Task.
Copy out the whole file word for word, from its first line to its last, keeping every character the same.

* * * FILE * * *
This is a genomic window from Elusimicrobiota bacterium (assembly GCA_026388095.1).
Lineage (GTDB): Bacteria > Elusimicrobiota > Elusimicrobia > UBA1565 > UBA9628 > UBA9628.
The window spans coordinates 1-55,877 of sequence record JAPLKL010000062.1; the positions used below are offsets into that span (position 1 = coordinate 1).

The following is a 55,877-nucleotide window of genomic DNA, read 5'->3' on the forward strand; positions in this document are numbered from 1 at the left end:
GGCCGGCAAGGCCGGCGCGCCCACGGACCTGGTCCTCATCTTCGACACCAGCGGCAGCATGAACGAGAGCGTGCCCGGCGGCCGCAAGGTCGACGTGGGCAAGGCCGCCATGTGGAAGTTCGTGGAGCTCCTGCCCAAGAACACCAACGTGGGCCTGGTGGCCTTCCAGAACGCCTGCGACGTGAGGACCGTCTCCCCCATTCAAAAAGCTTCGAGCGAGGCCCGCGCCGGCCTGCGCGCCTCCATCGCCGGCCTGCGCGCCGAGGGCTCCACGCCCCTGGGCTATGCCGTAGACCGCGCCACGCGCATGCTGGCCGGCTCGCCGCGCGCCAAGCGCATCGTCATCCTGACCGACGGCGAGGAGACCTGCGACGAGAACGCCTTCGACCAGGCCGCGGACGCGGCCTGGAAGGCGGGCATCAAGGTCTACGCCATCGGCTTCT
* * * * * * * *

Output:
This is a genomic window from Elusimicrobiota bacterium (assembly GCA_026388095.1).
Lineage (GTDB): Bacteria > Elusimicrobiota > Elusimicrobia > UBA1565 > UBA9628 > UBA9628.
The window spans coordinates 1-55,877 of sequence record JAPLKL010000062.1; the positions used below are offsets into that span (position 1 = coordinate 1).

The following is a 55,877-nucleotide window of genomic DNA, read 5'->3' on the forward strand; positions in this document are numbered from 1 at the left end:
GGCCGGCAAGGCCGGCGCGCCCACGGACCTGGTCCTCATCTTCGACACCAGCGGCAGCATGAACGAGAGCGTGCCCGGCGGCCGCAAGGTCGACGTGGGCAAGGCCGCCATGTGGAAGTTCGTGGAGCTCCTGCCCAAGAACACCAACGTGGGCCTGGTGGCCTTCCAGAACGCCTGCGACGTGAGGACCGTCTCCCCCATTCAAAAAGCTTCGAGCGAGGCCCGCGCCGGCCTGCGCGCCTCCATCGCCGGCCTGCGCGCCGAGGGCTCCACGCCCCTGGGCTATGCCGTAGACCGCGCCACGCGCATGCTGGCCGGCTCGCCGCGCGCCAAGCGCATCGTCATCCTGACCGACGGCGAGGAGACCTGCGACGAGAACGCCTTCGACCAGGCCGCGGACGCGGCCTGGAAGGCGGGCATCAAGGTCTACGCCATCGGCTTCT